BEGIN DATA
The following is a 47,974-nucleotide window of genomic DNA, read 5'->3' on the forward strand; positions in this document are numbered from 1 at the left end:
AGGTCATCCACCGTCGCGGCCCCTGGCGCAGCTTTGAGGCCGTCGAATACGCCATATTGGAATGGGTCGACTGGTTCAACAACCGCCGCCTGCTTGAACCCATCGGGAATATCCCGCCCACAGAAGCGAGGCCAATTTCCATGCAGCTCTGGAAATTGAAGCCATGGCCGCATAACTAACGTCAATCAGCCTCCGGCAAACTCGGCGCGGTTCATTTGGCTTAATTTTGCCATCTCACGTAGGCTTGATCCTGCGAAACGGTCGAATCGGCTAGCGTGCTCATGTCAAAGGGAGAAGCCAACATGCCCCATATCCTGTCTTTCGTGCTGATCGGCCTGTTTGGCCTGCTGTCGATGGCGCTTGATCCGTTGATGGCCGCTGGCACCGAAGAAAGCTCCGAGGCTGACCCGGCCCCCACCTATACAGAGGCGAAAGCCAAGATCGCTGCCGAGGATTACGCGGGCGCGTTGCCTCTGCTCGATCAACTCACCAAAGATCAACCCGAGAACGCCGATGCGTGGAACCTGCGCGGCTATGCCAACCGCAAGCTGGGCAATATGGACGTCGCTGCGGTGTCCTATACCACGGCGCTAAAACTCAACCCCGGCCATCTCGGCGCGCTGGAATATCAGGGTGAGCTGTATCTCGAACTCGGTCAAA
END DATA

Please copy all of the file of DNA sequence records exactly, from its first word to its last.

The following is a 47,974-nucleotide window of genomic DNA, read 5'->3' on the forward strand; positions in this document are numbered from 1 at the left end:
AGGTCATCCACCGTCGCGGCCCCTGGCGCAGCTTTGAGGCCGTCGAATACGCCATATTGGAATGGGTCGACTGGTTCAACAACCGCCGCCTGCTTGAACCCATCGGGAATATCCCGCCCACAGAAGCGAGGCCAATTTCCATGCAGCTCTGGAAATTGAAGCCATGGCCGCATAACTAACGTCAATCAGCCTCCGGCAAACTCGGCGCGGTTCATTTGGCTTAATTTTGCCATCTCACGTAGGCTTGATCCTGCGAAACGGTCGAATCGGCTAGCGTGCTCATGTCAAAGGGAGAAGCCAACATGCCCCATATCCTGTCTTTCGTGCTGATCGGCCTGTTTGGCCTGCTGTCGATGGCGCTTGATCCGTTGATGGCCGCTGGCACCGAAGAAAGCTCCGAGGCTGACCCGGCCCCCACCTATACAGAGGCGAAAGCCAAGATCGCTGCCGAGGATTACGCGGGCGCGTTGCCTCTGCTCGATCAACTCACCAAAGATCAACCCGAGAACGCCGATGCGTGGAACCTGCGCGGCTATGCCAACCGCAAGCTGGGCAATATGGACGTCGCTGCGGTGTCCTATACCACGGCGCTAAAACTCAACCCCGGCCATCTCGGCGCGCTGGAATATCAGGGTGAGCTGTATCTCGAACTCGGTCAAA